If we wanted to implement 100 Mbps connectivity for every home today, then this would truly be a massive infrastructure project because the “last mile” connecting homes to the Internet backbone would have to be fiber optic cable. Today’s “wireless” solution to the last mile problem is WiMax, but real-world throughput today is less than 5 Mbps. However, technologists have been coaxing more speed out of existing infrastructure (and airwaves) for at least 20 years. I’ve seen nothing that suggests this engineering advancement has hit a brick wall. Therefore, the plan’s goal appears far too conservative.
Another thing that helped spur speed developments in copper: the telephone companies were forced to share their copper networks with all comers. Speakeasy.net, for example, was a leader in the DSL field because of this ruling, and their upstartedness spurred telecos to action. Because of Speakeasy, I was able to get DSL years before Qwest (it was still US West then) was able to deliver service to my townhouse in Bellevue WA.
Today, consumers would be better off if Speakeasy could also provide service over existing cable and fiber lines. However, the cable industry successfully lobbied Congress, which made them exempt from having to open up their publicly-sanctioned monopoly to competition. I’ve seen nothing to suggest that the FCC is arguing for opening cable and fiber infrastructure to the same sort of competition as telephone copper. This is one of the places where we truly need a public policy initiative. The FCC plan calls for Congress to change other laws, why not this one?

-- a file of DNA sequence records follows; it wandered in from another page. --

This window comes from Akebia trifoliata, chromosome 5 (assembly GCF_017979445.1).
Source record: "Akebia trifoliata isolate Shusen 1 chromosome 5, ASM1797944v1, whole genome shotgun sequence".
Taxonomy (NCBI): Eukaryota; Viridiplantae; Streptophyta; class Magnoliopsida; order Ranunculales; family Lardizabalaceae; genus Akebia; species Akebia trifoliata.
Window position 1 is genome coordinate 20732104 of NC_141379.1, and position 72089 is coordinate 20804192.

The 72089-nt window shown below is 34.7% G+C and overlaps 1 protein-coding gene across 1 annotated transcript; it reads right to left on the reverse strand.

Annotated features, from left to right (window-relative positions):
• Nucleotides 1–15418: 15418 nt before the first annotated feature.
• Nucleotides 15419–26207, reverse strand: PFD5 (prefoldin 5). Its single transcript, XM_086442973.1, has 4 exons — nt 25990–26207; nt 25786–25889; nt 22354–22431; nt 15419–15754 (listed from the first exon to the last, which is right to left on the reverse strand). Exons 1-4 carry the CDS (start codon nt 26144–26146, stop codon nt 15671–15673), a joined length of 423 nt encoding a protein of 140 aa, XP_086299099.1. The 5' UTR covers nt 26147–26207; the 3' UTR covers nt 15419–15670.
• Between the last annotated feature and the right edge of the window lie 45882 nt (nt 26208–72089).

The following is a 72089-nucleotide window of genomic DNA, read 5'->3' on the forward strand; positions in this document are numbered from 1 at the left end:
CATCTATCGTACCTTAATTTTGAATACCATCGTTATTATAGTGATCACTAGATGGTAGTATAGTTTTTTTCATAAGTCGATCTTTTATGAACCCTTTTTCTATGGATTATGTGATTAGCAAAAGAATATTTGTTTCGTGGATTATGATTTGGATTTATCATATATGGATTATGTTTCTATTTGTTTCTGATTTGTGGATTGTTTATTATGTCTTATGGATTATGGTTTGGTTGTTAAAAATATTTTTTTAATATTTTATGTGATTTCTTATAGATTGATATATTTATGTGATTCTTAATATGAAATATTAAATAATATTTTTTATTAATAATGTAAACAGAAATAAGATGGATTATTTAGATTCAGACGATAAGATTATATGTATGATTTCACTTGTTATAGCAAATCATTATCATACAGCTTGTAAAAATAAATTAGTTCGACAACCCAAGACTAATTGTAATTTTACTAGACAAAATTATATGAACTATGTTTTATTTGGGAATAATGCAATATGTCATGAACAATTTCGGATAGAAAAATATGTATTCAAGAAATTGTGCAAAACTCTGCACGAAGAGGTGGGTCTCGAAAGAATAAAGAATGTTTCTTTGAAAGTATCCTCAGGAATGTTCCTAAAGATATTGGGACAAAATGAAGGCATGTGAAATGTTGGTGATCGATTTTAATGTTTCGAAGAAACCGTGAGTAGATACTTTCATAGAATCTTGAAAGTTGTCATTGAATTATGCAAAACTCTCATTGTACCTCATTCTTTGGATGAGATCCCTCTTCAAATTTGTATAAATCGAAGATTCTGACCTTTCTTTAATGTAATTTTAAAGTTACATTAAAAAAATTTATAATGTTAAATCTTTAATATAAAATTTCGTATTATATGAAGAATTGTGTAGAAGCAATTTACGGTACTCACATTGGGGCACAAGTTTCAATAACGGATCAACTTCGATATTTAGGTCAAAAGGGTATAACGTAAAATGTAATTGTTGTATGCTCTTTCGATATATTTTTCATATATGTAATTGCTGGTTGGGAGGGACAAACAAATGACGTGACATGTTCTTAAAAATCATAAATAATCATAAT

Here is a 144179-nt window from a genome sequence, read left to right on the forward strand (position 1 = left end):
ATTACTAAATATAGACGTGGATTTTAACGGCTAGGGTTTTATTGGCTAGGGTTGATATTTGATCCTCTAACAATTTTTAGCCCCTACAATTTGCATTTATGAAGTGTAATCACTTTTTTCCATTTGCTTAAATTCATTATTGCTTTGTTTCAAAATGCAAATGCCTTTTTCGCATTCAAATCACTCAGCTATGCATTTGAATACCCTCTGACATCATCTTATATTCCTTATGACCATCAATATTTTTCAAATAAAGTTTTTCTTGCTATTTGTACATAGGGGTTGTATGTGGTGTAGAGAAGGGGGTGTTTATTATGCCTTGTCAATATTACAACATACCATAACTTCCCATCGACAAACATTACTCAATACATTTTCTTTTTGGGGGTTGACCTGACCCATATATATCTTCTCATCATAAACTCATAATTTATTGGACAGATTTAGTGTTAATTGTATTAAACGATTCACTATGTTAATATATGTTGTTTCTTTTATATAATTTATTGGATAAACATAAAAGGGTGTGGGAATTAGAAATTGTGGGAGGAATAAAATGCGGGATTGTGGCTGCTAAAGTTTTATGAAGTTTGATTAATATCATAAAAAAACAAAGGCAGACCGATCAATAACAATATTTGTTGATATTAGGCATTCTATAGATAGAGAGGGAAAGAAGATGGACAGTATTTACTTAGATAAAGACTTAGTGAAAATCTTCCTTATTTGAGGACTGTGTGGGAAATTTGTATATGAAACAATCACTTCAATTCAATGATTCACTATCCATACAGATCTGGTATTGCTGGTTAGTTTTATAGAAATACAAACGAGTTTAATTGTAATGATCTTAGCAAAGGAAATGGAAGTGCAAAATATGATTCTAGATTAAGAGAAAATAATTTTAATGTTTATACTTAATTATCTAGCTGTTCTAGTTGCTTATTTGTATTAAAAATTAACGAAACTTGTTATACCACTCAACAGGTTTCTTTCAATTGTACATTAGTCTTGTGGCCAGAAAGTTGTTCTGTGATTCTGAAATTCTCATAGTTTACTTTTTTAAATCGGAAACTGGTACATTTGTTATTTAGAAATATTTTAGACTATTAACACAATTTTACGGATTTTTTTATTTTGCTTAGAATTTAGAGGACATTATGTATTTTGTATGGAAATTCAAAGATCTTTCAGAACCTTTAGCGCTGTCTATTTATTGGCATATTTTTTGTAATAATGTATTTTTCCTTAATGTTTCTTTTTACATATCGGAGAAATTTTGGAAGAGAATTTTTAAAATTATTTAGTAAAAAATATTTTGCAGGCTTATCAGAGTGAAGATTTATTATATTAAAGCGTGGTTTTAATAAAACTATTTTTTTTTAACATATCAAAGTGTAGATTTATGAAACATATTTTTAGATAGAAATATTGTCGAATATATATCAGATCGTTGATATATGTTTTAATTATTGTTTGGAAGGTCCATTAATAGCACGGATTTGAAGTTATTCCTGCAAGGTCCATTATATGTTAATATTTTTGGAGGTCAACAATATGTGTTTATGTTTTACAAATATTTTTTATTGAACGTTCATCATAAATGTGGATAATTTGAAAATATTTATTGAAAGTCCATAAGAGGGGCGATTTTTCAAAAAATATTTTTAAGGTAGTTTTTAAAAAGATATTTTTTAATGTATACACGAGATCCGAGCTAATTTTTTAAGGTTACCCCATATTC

We had a digital divide of sorts in the early part of the 20th century re telephony and electricity to rural America. There are systems and organizations in place that could leverage those earlier successes. (The feds loaned money to cooperatives, which built the wire and paid back their loans; for-profit corporations weren’t interested in the business and ignored the loan offers.) Connectivity in rural areas is a real issue, especially rural areas without long lines of sight (ie, mountainous and hilly areas). We should look to Japan (all of those islands) and Norway (all of those mountains) for hints on how to deploy to rural areas, and we need think seriously about broadband over power lines (which is MIA in the FCC report). But we must also turn that process over to the locals, not try to manage it from inside the beltway.
Summary Of Plan Shortcomings
- The 10-year plan looks more like the Japan of today and is less bold than the Hong Kong of yesterday. Thus it falsely positions the U.S. as a leader or the plan as particularly visionary.
- The plan is politically expedient, ie, makes few incumbents uncomfortable while sounding good to the uniformed (which seems to include too many journalists).
- It ignores the natural progression in bandwidth that comes from engineers coaxing more bits through existing infrastructure, be it wired or airwaves.
- It ignores the very real need for competition on existing physical infrastructure such as cable and fiber.
* Extrapolation from Georgia Tech study for 5 kbps; 5 Mbps is what is being reported today from FCC, implicitly with the 100 Mbps = 20 times faster than most home connections today.